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Unusually Large Wintering Flock of Common Loons Foraging in the Gulf of Mexico
Darwin Long IV and James. D. Paruk

Southeastern Naturalist, Volume 13, Issue 4 (2014): N49–N51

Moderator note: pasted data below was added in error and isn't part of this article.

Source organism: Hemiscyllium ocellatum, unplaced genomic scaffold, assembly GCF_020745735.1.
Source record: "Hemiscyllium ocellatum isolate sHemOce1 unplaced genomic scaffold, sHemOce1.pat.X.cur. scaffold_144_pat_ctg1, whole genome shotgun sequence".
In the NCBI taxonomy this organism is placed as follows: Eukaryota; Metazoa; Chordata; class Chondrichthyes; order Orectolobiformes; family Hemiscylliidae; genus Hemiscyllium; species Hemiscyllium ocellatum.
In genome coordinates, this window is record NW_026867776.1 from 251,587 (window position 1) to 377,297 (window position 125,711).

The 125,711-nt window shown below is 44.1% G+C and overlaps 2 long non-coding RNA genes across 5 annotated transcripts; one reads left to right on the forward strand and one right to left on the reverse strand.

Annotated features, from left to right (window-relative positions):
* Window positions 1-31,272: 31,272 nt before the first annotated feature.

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N49 2014 Southeastern Naturalist Notes Vol. 13, No. 4 D. Long IV and J.D. Paruk Unusually Large Wintering Flock of Common Loons Foraging in the Gulf of Mexico Darwin Long IV1 and James. D. Paruk1,* Abstract - Gavia immer (Common Loon) utilizes freshwater lakes for nesting and breeding, but winters off both US coasts and the Gulf of Mexico in marine habitats. They are primarily piscivorous. In the winter, Common Loons feed predominately as single individuals, but they occasionally form small groups or flocks. The groups likely facilitate greater feeding efficiency. The largest previously reported foraging aggregation of wintering Common Loons was approximately 200 individuals. We report an extremely large wintering flock of >600 loons foraging 17 km from the southern coast of Mississippi. More work is needed to understand the prevalence of larger groups of overwintering loons as well as temporal and spatial factors that might predict their occurrence. Introduction. Gavia immer Brunnich (Common Loon) exhibit variation in foraging behavior across their winter range (Vlietstra 2000). In Rhode Island, for example, they are primarily solitary and occasionally form small groups (<25 individuals; Daub 1989, Ford and Gieg 1994). In North Carolina and Florida, they may form large groups of 50 to 200 individuals (Jodice 1993, Vlietstra 2000). Geographic differences in foraging behavior within a species are often attributed to variation in resource availability (Cairns 1987, Schoener 1971). Common Loons are primarily piscivores, and their spatial and seasonal distribution is likely tied to the shifting abundance of their small fish prey (Ford and Gieg 1994, Vlietstra 2000). Small-fish abundance and distribution are driven by shifting tide lines, salinity gradients, and water depth and clarity (Lee 1987, Haney 1990, McIntyre 1978, Vlietstra 2000). Other avian piscivores—Morus bassanus L. (Northern Gannet), Pelecanus occidentalis L. (Brown Pelican), Phalacrocorax auritus Lesson (Double-crested Cormorant), Larus spp. (gulls), and Sterna spp. (terns)—are often found in association with larger Common Loon foraging flocks (>15 individuals; Vlietstra 2000). Observations. On 25 Feb 2011, at 14:56 CT, we encountered an extremely large aggregation of Common Loons foraging 17 km off the Mississippi shoreline between Ship Island and Cat Island (30°13'3.0894''N, 89°2'14.1972''W). The weather was clear, the wind was southwest at 5km/h or less, and the water was calm with waves less than 0.5 m in height. The flock occupied an area approximately 1.5 km wide and 3 km in length. The lead author counted visible individuals in one single 360 degree pass by boat. The inter-bird spacing of Common Loons was approximately 2–3 m apart; thus, counting individuals was fairly straightforward. The aggregation consisted of smaller, loosely associated groups that sometimes temporarily separated by swimming a short distance away, then rejoined the larger flock. As we made our count, some Common Loons were diving underwater, so we estimated 20% to 25% of the aggregation were below the surface as we counted. We counted 500–550 individuals and estimate the Common Loon foraging flock consisted of 600–687 individuals. The great majority of the birds were actively foraging, but a few individuals were preening. We heard both hoot calls and short wails; the Common Loons were likely calling to retain overall cohesion among the group (McIntyre 19 78). 1Biodiversity Research Institute, 276 Canco Road, Portland, ME 04103. *Corresponding author - jim. paruk@briloon.org. Manuscript Editor: Wylie Barrow Notes of the Southeastern Naturalist, Issue 13/4, 2014 2014 Southeastern Naturalist Notes Vol. 13, No. 4 N50 D. Long IV and J.D. Paruk Discussion. To our knowledge, this is the first report of such a large foraging group of wintering Common Loons; our count exceeded the previously reported maximum winter aggregation by approximately 400–500 individuals (Jodice 1993, Vlietstra 2000). This unusually large assemblage was foraging and diving in unison, much like Double-crested Cormorants, as first described by Bartholomew (1942). We suspect this Common Loon aggregation was likely feeding on a large school of fish. Support for this conclusion includes: a) the group moved approximately 2.75 km against the wind and water current, b) loons dove in a continuous fashion without pause or rest, and in random formation, and c) we occasionally observed fish catapulting out of the water ahead of diving loons, at times causing the water to roil with activity. Vlietstra (2000) reported that Common Loons observed in multispecies groups foraged more than those in monospecific groups. She also noticed that formation of multispecies groups was independent of tide stage (low or high) or time of day. We observed this large flock between islands where tidal exchange currents or upwelling likely influenced the abundance of fish in the area. This situation suggests that formation of extremely large rafts of Common Loons is opportunistic and fundamentally based upon the movements of prey, rather than being based on water depth or sea condition (as appears to be the case for smaller rafts of less than 20 individuals; Vlietstra 2000). Winter foraging ecology in Common Loons is poorly understood (Evers et al. 2010). Although Common Loons typically occupy inshore waters, they may range up to 100 km offshore across the continental shelf (Haney 1990, Kenow et al. 2002, Lee 1987). The flock we observed was approximately 17 km offshore, providing more support for the suggestion that Common Loons in the Gulf of Mexico may forage many kilometers from shore. Also, it is important to emphasize that this observation took place in mid-winter and was not as large an aggregation of Common Loons as is typically observed in the Gulf of Mexico prior to spring migration (Kratter 2009). Future research involving surveys of broad-scale Common Loon movements coupled with data on regional shifts in water salinity and species-specific fish movements would improve our understanding of factors influencing intraseasonal resource use by this species. Acknowledgments. We thank our boat captain Ray Schmitt and the Saltgrass Outdoors staff for providing logistical support, and I. Stenhouse and K. Taylor for providing helpful comments on an earlier draft of the manuscript. These data were collected during a national resource damage assessment and have been approved for publication by the US Fish and Wildlife Service. Literature Cited Bartholomew, G.A., Jr. 1942. The fishing activities of Double-crested Cormorants of San Francisco Bay. The Condor 44(1):13–21. Cairns, D.K. 1987. Seabirds as indicators of marine food supplies. Biological Oceanography 5:261–271. Daub, B.C. 1989. Behavior of Common Loons in winter. Journal of Field Ornithology 60:305–311. Evers, D.C., J.D. Paruk, J.W. McIntyre and J.F. Barr. 2010. Common Loon (Gavia immer). Number 313. In A. Poole (Ed.). The Birds of North America. Cornell Lab of Ornithology, Ithaca, NY. Available online at http://bna.birds.cornell.edu/bna/species/313/. Accessed 10 October 2013. Ford, T.B., and J. Gieg. 1994. Winter behavior of the Common Loon. Journal of Field Ornithology 66:22–29. Haney, J.C. 1990. Winter habitat of Common Loons on the continental shelf of the southeastern United States. Wilson Bulletin 102:253–263. Jodice, P. 1993. Distribution of wintering loons in the northeastern Gulf of Mexico. Pp. 172–193, In L. Morse, S. Stockwell, and M. Pokras (Eds.). Proceedings of the 1992 North American Loon Conference: The loon and its ecosystem. Bar Harbor, ME. US Fish and Wildlife Service, Concord, NH. 247 pp. N51 2014 Southeastern Naturalist Notes Vol. 13, No. 4 D. Long IV and J.D. Paruk Kenow, K.P., M.W. Meyer, D.C. Evers, D.C. Douglas, and J. Hines. 2002. Use of satellite telemetry to identify Common Loon migration routes, staging areas, and wintering range. Waterbirds 25(4):449–458. Kratter, A.W. 2009. Crossing the isthmus: Overland spring migration of Common Loons (Gavia immer) in Alachua County, FL. Florida Field Naturalist 37(1):8–15. Lee, D.S. 1987. Common Loons wintering in offshore waters. Chat 51:40–42. McIntyre, J.W. 1978. Wintering behavior of Common Loons. Auk 95:396–403. Schoener, T.W. 1971. Theory of feeding strategies. Annual Review in Ecology and Systematics 2:369–404. Vlietstra, L.S. 2000. Local variation in foraging strategies employed by wintering Common Loons. Pp. 25–34, In J. McIntyre and D.C. Evers (Eds.). Proceedings of the 1997 North American Loon Conference: Old history and new findings. Holderness, NH. North American Loon Fund, Holderness, NH. 115 pp.